Please Stop Factory “Hand-Me-Downs”

Ryan Spurr

For most of my career, I watched a disturbing but common trend: the factory “hand-me-down.” It’s the act of taking older devices from engineers or higher-paid salary employees and passing them down into the factory to replace factory computers. I’m not sure about you, but I wasn’t particularly excited about receiving hand-me-downs from my older brother, so why would valued factory workers want an outdated, slower, and less capable computer in the factory? And how does this create a more attractive and productive place to work?

Another sad but realistic perception associated with hand-me-downs is what it says about how a company values its workforce. To a particular workforce population, we provide the latest and greatest devices to get the job done, but for this other group, we provide old equipment no longer suitable for use. Let that sink in for a moment, and consider how you might feel or how this and many other job frustrations might add up to a reason for underperformance or high turnover.

Yes. It’s true that a design and simulation engineer requires different equipment, and that equipment multiple years later might be better than the clunky ten-year-old computer used on the factory floor. Or that same computer might help IT solve a looming Windows end-of-support deadline.

But is that hand-me-down computer right for factory operations and those dependent on it?

Today’s Factories Demand Better Devices

Smart manufacturing is about many things, including optimizing the entire value chain and deploying technologies that generate a more agile, efficient, and productive organization. As organizations shift to more digitally connected solutions, including automation, there remains a need for a frontline workforce that will depend upon endpoints to perform their job responsibilities in the factory.

Manufacturers are deploying or upgrading new ERP, MES, automation, and business Intelligence applications at their fastest pace in years. Because of this, it’s even more critical to avoid hand-me-downs. The experiment of placing devices in the factory is over—technology has won and is being adopted everywhere. It’s time that manufacturers shed their past view of manufacturing technology and demand more powerful and better fitting devices for how the factory operates.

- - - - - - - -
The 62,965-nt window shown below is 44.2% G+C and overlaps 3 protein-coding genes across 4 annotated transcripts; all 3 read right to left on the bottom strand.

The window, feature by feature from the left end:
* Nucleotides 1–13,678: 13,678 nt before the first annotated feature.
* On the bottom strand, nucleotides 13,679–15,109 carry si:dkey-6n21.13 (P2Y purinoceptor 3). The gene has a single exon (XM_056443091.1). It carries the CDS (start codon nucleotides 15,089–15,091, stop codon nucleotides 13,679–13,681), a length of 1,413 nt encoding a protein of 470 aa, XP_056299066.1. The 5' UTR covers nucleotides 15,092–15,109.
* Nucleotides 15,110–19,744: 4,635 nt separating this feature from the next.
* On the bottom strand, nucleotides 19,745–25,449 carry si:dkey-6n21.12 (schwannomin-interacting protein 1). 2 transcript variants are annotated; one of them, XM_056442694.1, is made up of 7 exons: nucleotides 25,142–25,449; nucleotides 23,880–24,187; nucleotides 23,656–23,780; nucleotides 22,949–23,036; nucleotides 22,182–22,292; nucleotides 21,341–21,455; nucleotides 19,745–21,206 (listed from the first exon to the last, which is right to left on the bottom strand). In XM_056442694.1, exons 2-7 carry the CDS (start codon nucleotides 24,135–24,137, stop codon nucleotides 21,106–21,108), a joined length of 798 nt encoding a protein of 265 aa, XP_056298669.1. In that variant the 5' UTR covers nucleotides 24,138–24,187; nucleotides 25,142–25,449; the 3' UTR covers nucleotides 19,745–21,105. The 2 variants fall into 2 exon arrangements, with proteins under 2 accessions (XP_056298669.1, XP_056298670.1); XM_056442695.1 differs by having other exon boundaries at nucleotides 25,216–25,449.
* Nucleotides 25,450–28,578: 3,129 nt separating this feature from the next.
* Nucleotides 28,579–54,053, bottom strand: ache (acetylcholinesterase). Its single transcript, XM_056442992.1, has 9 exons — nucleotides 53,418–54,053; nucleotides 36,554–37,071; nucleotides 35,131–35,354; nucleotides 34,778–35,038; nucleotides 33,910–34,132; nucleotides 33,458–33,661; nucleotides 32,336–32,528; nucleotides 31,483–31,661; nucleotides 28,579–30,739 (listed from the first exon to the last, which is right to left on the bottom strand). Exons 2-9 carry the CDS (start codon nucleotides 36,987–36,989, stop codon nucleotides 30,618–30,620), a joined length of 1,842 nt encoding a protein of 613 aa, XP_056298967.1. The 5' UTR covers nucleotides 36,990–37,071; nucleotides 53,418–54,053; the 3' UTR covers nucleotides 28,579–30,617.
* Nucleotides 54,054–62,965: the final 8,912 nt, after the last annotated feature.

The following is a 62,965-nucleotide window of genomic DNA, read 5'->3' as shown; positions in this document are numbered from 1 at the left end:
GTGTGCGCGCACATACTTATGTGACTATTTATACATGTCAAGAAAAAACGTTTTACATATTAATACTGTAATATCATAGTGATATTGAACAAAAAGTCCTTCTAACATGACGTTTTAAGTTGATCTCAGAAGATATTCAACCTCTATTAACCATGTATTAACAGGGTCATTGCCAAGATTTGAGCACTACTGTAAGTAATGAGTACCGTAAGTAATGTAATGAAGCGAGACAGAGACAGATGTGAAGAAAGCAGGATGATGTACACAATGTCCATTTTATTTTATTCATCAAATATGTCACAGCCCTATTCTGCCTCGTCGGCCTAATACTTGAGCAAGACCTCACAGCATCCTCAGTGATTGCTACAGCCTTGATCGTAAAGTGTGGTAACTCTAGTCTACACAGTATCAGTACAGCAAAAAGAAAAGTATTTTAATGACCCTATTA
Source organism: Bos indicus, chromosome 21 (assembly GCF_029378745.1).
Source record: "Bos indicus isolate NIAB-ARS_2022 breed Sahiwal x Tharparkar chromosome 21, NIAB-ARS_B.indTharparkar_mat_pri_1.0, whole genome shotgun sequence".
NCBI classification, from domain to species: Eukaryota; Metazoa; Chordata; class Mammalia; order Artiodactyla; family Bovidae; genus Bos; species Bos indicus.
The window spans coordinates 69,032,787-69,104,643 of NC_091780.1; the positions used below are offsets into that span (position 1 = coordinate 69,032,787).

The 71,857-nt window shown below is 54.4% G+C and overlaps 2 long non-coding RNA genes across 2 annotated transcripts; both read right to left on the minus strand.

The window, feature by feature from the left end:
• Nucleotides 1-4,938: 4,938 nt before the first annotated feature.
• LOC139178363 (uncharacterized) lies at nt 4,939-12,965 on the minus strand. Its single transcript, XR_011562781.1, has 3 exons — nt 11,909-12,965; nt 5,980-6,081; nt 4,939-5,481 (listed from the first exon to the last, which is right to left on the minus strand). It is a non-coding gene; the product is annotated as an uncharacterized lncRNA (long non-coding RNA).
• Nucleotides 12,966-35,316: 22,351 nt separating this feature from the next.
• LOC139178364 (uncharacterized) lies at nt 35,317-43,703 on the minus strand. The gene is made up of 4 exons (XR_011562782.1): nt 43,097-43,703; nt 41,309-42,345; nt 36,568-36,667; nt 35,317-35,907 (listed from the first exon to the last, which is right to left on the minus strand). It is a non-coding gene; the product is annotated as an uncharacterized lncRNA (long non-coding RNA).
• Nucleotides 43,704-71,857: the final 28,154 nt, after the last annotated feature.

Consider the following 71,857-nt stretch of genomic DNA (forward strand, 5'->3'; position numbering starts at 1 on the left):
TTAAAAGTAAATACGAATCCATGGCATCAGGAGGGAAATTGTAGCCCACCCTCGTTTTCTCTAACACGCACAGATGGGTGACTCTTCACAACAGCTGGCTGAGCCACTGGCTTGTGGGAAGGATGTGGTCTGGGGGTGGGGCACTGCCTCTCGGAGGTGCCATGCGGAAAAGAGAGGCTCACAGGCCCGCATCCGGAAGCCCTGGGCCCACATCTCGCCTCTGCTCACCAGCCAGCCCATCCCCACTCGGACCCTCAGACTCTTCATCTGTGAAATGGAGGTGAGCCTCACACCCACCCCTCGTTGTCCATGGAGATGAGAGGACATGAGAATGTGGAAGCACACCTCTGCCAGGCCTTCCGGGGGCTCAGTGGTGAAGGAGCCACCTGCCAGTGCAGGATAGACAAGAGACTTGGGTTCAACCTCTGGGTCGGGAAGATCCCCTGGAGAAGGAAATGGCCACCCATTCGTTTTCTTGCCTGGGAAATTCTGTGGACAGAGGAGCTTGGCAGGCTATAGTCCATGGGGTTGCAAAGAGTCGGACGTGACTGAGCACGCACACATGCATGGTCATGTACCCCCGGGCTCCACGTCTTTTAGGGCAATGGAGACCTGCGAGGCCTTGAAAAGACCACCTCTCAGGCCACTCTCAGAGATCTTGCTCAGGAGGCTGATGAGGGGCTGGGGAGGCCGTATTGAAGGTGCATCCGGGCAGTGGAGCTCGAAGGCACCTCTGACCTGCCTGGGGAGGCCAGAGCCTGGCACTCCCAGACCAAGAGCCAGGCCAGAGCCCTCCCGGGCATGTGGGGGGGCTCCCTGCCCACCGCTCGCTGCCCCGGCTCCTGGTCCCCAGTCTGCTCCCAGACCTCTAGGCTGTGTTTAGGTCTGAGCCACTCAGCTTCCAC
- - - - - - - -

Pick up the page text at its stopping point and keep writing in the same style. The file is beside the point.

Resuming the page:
Opportunities to Improve Productivity and Outcomes

Besides the human component of this long-standing practice, I would like to challenge you with the more considerable missed opportunities at stake. First, the modern factory workforce has many responsibilities that didn’t previously exist. With so much disruption in the factory, shouldn’t our endpoint strategy change too? I would argue yes. Hand-me-downs are less capable, resulting in slower transactions, complacency, and dissatisfaction. Outdated equipment will impact major business systems’ adoption and rollouts, slow employees in everyday tasks, and ultimately affect productivity. In the worst cases, we’ve observed process abandonment or the act of employees ignoring processes, data collections, traceability, or other required tasks in response to poor technology.

Second, while a hand-me-down may have lots of computing power, it may not be a well-suited device for the environment. Office devices are not always well suited for factory work. The first challenge we often hear about is the way employees must work. Factory workers may require more flexible and fit-for-purpose devices that optimize the way they work in the factory. For example, a typical office worker might sit at a desk for hours. In contrast, a factory worker might require wildly different mounting, mobility, and accessories to optimize their ergonomics and workflow. This can be even more compelling in harsh environments with extreme temperatures, particulates, chemicals, liquids, food, drugs, or regulatory requirements concerning safety, sanitization, hazard locations, or other conditions that require uniquely fitting solutions.

Lastly, we need to take into consideration the total ownership cost. IT often ignores the unique requirements and challenges arising from not using the proper fitting equipment that is explicitly built for the environment and lifecycle. While you may think you’re saving the company money by squeezing another 3–5 years out of an already old computer, think about the total cost of ownership. Considerations include employee productivity, OEM support, next-generation operating system compatibility, life expectancy, and reliability in harsh environments. After all, your factory production depends on these devices—and you can’t just send them to another office desk.

Empower Your Factory Employees

Manufacturers are quickly deploying new responsibilities and technologies into the factory. The workforce that drives your business expects devices that support how they work in the modern world. Using refurbished devices on the factory floor may seem like a great way to save money, but today’s workers need devices optimized for their roles. Don’t sacrifice employee productivity for outdated hand-me-downs.

Connection believes there is a better way to equip your factory workforce. If you’re interested in learning more, engage with a partner that will take the time to understand your business objectives, evolving applications, and smart manufacturing goals and help you select devices that are the right fit for the future of your factory operations.

Ryan Spurr is the Director of Manufacturing Strategy at Connection with 20+ years of experience in manufacturing, information technology, and portfolio leadership. He leads the Connection Manufacturing Practice, go-to-market strategy, client engagement, and advisory services focusing on operational technology (OT) and information technology that make manufacturers more digitally excellent.